It comes as no surprise that during 2020 the online marketplace has continued to evolve and grow more rapidly than anyone could have ever predicted, with many traditionally offline industries also jumping on board.
And as quickly as the retail landscape is changing, so is the average consumer. It’s safe to say that any doubts around vegan-ism being a ‘trend’ have been put to rest - 2019 was declared ‘the year of the vegan’, and the number of people switching to plant-based continues to rise.
Millennials choosing to give up meat and animal by-products are indeed leading this movement, but veganism is growing in popularity across the board. Even Britain’s Queen Elizabeth II has become the first monarch to stop using real fur - further proof that conscious consumerism is here to stay.
Biological and vegan businesses are no longer small players in the marketplace. In reality, vegan businesses such as Alpro and Beyond Burger are giving traditional FMCG brands a real run for their money. As the pull of plant-based power continues to rise, brands need to stand out from the crowd more than ever before. Different measures need to be taken to get the consumers attention, and having a solid brand strategy is imperative for success.
Gone are the days of the tree-hugging vegan hippie stereotype - plant-based consumers can no longer be classified as the one target audience. These are the four key vegan consumer groups that we see in the marketplaces for brands to consider, based on our experience and knowledge of the industry.
There’s no doubt about this consumer group; they are proudly vegan, and they are passionate about making the world a better place.
Plant-based Purists deeply connect with the label of ‘vegan’, they are highly informed on the environmental, ethical and health benefits of not consuming animal products. They are extremely conscious of all of their purchases and tend to avoid buying replacement products that contain a high amount of additives or chemicals. Whilst they do this to reap the health benefits of a vegan diet, their motivations tend to come more from a place of ethical and/or sustainability considerations.
Brands who want to appeal to this consumer group need to make sure that they’ve done their homework - they need to be confident that no stone has been left unturned when their product is developing because the Plant-based Purists can often be the harshest critics. To appeal to this group we recommend a strategy that communicates your contribution to a better future intelligently and effectively, and make this information easy to access.
The Wellness Warriors are also strictly vegan, but their motivations can be quite different from plant-based purists. This group of people are extremely committed to their health; they start their day early with meditation or exercise, they take good care of their diet and they’re always keeping up to date with the latest wellness protocols and products.
Wellness Warriors genuinely love moving their body and consuming products that they know are good for them. The choice to become vegan comes quite naturally - they’ve done the research, and that’s enough to convince them it’s the best decision for their longevity. But unlike their more socially-conscious counterparts, their motivations come from a somewhat self-centric place.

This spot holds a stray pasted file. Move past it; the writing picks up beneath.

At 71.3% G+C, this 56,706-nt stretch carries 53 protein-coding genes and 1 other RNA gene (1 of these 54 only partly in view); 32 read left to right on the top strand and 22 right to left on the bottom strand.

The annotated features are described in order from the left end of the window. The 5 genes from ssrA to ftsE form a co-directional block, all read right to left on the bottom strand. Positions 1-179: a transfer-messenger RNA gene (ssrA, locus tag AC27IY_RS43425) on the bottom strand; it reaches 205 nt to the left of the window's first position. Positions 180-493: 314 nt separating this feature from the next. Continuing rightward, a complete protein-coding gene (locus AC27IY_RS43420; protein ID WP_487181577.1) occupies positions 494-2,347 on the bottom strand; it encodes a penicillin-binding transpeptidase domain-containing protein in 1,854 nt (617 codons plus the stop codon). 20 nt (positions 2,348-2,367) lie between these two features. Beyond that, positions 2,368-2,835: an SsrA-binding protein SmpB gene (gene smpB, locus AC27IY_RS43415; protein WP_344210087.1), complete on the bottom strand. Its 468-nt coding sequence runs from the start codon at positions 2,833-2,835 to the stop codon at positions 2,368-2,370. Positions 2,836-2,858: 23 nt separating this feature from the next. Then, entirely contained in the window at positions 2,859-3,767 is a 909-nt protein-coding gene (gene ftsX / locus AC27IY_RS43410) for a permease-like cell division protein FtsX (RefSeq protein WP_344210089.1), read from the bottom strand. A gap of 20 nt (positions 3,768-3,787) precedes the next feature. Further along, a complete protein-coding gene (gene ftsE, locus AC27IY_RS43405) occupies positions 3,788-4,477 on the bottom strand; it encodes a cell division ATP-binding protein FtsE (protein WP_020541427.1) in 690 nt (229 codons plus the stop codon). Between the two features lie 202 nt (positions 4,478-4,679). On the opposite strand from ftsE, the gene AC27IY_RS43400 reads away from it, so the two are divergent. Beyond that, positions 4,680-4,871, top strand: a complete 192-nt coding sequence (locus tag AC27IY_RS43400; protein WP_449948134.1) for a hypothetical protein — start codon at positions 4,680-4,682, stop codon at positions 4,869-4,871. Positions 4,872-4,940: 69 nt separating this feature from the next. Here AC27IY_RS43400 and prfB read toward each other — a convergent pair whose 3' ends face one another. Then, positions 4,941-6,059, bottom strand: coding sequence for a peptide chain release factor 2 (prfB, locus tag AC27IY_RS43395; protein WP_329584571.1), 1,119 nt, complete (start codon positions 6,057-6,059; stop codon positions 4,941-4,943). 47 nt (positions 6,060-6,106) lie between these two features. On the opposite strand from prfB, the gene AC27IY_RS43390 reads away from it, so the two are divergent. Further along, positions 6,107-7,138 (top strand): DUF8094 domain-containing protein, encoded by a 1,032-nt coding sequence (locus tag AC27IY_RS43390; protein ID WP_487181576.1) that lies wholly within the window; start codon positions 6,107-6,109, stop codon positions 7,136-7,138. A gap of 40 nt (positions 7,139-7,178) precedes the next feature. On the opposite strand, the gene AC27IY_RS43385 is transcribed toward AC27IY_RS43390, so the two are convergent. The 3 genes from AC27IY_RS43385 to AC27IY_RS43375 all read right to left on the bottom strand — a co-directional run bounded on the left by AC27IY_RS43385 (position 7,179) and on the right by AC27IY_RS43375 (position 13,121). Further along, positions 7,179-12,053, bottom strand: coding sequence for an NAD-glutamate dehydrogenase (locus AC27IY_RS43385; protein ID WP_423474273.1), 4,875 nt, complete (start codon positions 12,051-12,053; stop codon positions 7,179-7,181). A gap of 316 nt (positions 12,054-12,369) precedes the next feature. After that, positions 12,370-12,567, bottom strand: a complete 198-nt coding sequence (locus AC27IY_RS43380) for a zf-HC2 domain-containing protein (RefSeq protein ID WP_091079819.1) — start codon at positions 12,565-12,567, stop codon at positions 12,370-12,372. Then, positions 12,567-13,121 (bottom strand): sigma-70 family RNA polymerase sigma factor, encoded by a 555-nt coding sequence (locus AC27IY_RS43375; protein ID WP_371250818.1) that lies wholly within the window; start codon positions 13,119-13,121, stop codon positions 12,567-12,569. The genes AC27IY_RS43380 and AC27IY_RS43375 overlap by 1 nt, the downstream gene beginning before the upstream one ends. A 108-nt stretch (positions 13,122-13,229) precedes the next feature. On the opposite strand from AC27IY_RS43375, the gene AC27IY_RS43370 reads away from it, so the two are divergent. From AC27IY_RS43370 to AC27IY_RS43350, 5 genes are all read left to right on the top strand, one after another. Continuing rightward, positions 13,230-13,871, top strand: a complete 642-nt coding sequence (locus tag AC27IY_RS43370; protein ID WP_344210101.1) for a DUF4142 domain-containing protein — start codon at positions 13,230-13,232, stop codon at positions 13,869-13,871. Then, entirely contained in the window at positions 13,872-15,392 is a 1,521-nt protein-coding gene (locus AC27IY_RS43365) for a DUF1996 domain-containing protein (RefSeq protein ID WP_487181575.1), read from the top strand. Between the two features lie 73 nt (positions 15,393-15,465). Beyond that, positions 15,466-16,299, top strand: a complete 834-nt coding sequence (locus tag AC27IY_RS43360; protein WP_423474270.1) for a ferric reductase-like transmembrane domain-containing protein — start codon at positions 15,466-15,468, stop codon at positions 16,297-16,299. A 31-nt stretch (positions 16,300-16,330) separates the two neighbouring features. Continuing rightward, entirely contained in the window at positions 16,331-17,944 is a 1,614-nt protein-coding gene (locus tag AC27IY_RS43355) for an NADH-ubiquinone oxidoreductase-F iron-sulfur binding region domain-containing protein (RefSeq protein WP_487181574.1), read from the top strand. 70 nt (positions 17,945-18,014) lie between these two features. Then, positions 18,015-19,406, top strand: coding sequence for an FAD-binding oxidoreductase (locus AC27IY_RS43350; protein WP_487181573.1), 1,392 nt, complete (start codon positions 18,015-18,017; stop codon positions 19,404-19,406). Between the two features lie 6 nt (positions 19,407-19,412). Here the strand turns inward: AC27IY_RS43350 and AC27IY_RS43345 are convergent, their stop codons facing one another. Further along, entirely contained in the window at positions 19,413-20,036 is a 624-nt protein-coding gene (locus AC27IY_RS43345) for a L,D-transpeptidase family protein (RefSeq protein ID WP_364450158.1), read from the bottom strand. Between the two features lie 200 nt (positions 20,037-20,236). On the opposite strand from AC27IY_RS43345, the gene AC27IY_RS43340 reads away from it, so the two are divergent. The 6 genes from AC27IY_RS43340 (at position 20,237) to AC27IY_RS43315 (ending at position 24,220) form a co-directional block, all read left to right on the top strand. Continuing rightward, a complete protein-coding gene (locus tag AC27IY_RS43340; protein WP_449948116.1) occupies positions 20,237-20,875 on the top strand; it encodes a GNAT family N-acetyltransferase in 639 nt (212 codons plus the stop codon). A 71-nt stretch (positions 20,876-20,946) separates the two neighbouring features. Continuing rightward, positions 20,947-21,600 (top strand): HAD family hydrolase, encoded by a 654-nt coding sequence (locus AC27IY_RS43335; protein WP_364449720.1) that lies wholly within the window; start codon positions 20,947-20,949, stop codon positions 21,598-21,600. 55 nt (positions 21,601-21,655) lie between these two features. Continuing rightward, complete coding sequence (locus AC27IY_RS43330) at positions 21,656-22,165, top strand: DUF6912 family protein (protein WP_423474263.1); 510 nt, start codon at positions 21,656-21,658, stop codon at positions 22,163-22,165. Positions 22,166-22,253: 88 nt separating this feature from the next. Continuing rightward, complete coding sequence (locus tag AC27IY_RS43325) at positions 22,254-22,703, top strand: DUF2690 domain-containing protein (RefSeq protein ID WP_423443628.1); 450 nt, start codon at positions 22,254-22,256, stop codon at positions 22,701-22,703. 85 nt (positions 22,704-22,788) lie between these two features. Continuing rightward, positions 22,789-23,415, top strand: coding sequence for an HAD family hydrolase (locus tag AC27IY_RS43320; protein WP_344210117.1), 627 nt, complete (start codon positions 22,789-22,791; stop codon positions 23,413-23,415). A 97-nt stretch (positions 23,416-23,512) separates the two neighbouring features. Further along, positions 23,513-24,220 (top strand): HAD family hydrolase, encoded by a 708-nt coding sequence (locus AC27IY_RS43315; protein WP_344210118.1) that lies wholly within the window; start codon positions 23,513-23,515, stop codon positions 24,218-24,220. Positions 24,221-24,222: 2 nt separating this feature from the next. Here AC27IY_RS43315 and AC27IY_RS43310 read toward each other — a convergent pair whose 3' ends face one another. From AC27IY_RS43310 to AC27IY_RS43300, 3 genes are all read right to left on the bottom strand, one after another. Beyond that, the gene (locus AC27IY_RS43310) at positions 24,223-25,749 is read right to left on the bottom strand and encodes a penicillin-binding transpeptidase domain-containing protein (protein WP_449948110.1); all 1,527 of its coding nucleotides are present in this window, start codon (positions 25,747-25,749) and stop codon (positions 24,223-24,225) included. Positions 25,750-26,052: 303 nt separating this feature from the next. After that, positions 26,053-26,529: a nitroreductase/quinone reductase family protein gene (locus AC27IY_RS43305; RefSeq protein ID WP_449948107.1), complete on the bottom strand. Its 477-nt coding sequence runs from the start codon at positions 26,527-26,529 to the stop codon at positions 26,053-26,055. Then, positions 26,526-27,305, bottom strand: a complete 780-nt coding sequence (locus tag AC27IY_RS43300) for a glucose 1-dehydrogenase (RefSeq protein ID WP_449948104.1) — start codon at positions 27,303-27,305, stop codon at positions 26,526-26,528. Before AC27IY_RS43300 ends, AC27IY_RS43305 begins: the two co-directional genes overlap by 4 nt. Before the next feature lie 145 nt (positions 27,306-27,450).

So what does this mean for businesses? Messaging around the environmental and ethical benefits of a product may go unnoticed with this group - focus on the health (or even weight loss) benefits for these consumers instead.
Vegan-ish Visionaries are more often than not vegetarians who are trialling an entirely plant-based diet or consumers who eat plant-based for the majority of their meals (for example, Monday to Friday).
Ideally, this consumer group will always go for the most ethical choice - but their willpower isn’t as strong as the previous two groups. Their motivations can be a mix of ethical, environmental and wellness, leaning to the side of having a well-intentioned social conscience. However, they struggle to commit to switching over completely and sometimes consume products that go against their values (without even realising).
To appeal to this target group, brands should think about how they can decide to choose ethically as easy as possible. Clear use of language and bold packaging can be quite impactful, as well as highly visual advertising campaigns.
Veganism is a trend that Curious Consumers have heard about and are willing to try. They may have signed up for Veganuary, or another plant-based challenge, and are open to the idea of making dietary and lifestyle changes.
This consumer group tends to be foodies and love experimenting with new flavours. They have grown up eating meat and never put much thought into their choices, but are now becoming aware of the reasons why to live cruelty-free. If they are honest with themselves, they are apprehensive that they will feel satisfied with only consuming entirely plant-based meals, but they already love to choose the vegetarian burger option based on their taste preference.
Like the Vague Vegans, it’s important to grab this consumer group's attention when choosing in the supermarket aisle. In addition to this, influencer marketing and PR could be an interesting area of focus to introduce your brand as a ‘tried and trusted’ product.